None-the-less there will be many teething problems with our ideas to overcome, such as userbility for disabled people and setting up the 3D space so all members of a family can use it properly. We will also need to figure out a complete set of hand gestures for the controls, based on gestures most people would do naturally. This will lead to much user testing and experimentation. Ill keep you posted with developments, experiments and research based on the technologies we are looking at…

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Adobe Creative Suite

November 30, 2007 at 12:43 am (Uni Lectures)

As part of our course it is essential to know how to use a range of software, possibly most importantly ‘The Creative Suite’, a collection of applications made for creating digital art. The package contains a wide range of programs from Photoshop and InDesign to web related products like Dreamweaver and Flash. I am familiar with large parts of The Creative Suite, though recently we have been looking at After Effects, which is new to me. On first impressions the application looks exciting, enabling the user to animate still 2D and 3D images. Audio and video can also be used. The format reminds me of a mix between Maya 8, Flash and Director. From even a simple play with the tools available I can tell this will be an interesting program to utilise within my design work and I am looking forward to learning how to use it.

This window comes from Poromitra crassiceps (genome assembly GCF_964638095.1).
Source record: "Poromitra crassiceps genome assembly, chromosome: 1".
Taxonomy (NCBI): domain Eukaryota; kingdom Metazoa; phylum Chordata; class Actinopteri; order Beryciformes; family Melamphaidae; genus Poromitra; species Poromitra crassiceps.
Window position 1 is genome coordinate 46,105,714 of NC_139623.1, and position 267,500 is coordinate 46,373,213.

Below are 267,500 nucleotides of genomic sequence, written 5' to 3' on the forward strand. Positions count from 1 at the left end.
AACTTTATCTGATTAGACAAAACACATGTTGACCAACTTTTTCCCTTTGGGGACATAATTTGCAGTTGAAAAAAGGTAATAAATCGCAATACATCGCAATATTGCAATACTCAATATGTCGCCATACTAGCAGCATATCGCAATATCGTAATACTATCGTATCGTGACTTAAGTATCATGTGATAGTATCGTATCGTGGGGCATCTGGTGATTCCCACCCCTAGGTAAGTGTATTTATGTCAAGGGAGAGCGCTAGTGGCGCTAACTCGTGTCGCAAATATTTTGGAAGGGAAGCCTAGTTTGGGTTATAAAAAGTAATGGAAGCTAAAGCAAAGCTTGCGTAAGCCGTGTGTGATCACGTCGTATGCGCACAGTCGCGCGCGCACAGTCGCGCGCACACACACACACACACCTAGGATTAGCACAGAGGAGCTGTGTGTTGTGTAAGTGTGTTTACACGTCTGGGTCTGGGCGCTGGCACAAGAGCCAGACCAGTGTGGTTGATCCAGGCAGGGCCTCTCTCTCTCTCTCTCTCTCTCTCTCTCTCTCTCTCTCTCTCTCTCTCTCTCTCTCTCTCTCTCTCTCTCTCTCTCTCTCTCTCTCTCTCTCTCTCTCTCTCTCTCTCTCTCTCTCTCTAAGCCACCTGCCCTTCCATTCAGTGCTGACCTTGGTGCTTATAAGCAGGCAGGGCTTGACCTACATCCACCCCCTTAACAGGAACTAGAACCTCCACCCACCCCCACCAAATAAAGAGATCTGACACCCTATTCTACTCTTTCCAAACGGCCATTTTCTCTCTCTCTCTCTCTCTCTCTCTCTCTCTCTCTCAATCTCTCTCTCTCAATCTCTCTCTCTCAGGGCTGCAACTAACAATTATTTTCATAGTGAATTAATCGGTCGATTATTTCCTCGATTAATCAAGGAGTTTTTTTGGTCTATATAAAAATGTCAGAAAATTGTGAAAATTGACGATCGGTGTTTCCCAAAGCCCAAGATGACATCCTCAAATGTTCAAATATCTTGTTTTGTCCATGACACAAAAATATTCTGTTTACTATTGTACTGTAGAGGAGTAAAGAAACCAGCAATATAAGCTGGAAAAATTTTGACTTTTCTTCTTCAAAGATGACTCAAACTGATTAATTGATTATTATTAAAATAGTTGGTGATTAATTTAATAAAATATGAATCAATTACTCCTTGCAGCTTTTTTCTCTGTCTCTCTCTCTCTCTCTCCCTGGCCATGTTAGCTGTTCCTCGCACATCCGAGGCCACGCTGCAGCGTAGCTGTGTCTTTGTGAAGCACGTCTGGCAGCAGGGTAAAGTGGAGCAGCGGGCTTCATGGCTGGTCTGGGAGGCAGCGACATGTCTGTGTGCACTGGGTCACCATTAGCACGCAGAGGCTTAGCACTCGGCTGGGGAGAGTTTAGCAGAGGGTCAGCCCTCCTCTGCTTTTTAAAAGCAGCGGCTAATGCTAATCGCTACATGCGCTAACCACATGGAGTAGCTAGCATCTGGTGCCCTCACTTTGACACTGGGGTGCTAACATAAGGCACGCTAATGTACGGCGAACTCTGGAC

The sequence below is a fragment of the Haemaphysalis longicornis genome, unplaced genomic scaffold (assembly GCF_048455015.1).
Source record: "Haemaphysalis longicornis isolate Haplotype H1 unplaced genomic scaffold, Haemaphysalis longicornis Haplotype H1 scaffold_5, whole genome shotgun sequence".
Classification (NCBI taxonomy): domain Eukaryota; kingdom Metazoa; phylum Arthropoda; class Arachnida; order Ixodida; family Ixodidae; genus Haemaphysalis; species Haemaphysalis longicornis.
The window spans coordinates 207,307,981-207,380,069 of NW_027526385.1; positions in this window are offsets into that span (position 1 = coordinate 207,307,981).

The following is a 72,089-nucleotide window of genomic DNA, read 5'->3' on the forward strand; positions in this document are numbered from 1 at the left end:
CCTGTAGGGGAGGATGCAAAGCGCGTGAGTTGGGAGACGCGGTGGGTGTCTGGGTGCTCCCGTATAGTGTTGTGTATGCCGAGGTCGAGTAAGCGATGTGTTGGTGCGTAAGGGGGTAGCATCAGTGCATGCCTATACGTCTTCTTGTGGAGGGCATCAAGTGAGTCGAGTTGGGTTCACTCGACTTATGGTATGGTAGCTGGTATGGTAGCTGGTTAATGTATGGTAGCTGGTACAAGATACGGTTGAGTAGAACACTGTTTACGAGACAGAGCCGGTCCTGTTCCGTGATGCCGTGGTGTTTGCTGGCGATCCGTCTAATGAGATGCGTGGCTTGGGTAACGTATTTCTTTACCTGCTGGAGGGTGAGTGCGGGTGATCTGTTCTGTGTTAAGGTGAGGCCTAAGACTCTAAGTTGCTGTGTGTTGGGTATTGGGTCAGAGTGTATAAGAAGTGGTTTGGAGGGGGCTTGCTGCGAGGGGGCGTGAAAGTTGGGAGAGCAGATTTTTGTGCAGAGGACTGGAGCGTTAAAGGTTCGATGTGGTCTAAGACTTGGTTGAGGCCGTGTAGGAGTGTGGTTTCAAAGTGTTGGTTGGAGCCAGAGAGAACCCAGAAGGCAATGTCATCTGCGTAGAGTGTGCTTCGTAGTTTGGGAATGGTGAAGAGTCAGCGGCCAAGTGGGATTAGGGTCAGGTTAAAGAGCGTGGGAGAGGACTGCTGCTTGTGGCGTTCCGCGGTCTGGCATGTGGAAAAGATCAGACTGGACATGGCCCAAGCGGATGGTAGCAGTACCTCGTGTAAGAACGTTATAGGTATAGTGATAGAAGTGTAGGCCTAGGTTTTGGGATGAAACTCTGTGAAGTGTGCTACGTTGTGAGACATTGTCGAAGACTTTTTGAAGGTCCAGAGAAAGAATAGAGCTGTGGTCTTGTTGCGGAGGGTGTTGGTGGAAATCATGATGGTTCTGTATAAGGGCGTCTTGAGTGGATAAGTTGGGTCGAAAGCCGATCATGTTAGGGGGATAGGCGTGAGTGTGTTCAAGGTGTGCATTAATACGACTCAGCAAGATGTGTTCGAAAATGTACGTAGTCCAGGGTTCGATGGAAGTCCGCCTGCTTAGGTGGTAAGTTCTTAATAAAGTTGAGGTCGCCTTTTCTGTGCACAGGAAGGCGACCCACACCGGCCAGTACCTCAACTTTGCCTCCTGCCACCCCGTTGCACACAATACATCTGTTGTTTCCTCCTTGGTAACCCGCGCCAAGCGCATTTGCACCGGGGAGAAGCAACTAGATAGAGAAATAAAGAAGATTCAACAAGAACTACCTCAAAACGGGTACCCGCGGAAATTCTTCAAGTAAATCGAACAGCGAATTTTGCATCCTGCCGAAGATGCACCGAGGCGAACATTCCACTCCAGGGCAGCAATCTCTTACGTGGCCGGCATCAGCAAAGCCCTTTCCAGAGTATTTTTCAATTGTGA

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Current TV with Davide Scalenghe

November 6, 2007 at 11:50 pm (Uni Lectures)

Current TV

Current Tv is an independant international TV network created by, for and with the audience. It airs online, as well as a freeview channel on Sky (229) and Virgin Media (155) and a host of American networks. Developed by none other than Al Gore (yes I was shocked at first as well), and entrepreneur Joel Hyatt, it was launched on the 1st of August 2005 in the US and on the 12th of March 2007 in the UK. Altogether it reaches a total of 52 million homes.